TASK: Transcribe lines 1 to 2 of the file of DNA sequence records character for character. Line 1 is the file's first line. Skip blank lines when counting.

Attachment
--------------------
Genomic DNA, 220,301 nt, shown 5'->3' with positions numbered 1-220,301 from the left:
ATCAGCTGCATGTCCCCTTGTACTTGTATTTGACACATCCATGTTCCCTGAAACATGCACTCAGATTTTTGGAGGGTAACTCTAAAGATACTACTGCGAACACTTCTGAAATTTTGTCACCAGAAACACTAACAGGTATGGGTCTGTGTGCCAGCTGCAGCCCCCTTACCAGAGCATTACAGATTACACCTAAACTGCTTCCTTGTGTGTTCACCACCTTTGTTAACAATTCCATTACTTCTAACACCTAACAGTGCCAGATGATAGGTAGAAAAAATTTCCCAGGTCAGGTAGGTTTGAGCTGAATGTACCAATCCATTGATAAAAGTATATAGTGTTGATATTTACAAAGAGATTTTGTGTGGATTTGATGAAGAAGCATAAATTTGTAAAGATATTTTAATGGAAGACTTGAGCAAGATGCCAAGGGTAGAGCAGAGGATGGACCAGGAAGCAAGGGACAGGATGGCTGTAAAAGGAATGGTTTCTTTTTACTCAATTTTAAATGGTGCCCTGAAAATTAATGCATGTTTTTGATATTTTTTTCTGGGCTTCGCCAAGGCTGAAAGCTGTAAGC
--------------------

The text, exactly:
Genomic DNA, 220,301 nt, shown 5'->3' with positions numbered 1-220,301 from the left:
ATCAGCTGCATGTCCCCTTGTACTTGTATTTGACACATCCATGTTCCCTGAAACATGCACTCAGATTTTTGGAGGGTAACTCTAAAGATACTACTGCGAACACTTCTGAAATTTTGTCACCAGAAACACTAACAGGTATGGGTCTGTGTGCCAGCTGCAGCCCCCTTACCAGAGCATTACAGATTACACCTAAACTGCTTCCTTGTGTGTTCACCACCTTTGTTAACAATTCCATTACTTCTAACACCTAACAGTGCCAGATGATAGGTAGAAAAAATTTCCCAGGTCAGGTAGGTTTGAGCTGAATGTACCAATCCATTGATAAAAGTATATAGTGTTGATATTTACAAAGAGATTTTGTGTGGATTTGATGAAGAAGCATAAATTTGTAAAGATATTTTAATGGAAGACTTGAGCAAGATGCCAAGGGTAGAGCAGAGGATGGACCAGGAAGCAAGGGACAGGATGGCTGTAAAAGGAATGGTTTCTTTTTACTCAATTTTAAATGGTGCCCTGAAAATTAATGCATGTTTTTGATATTTTTTTCTGGGCTTCGCCAAGGCTGAAAGCTGTAAGC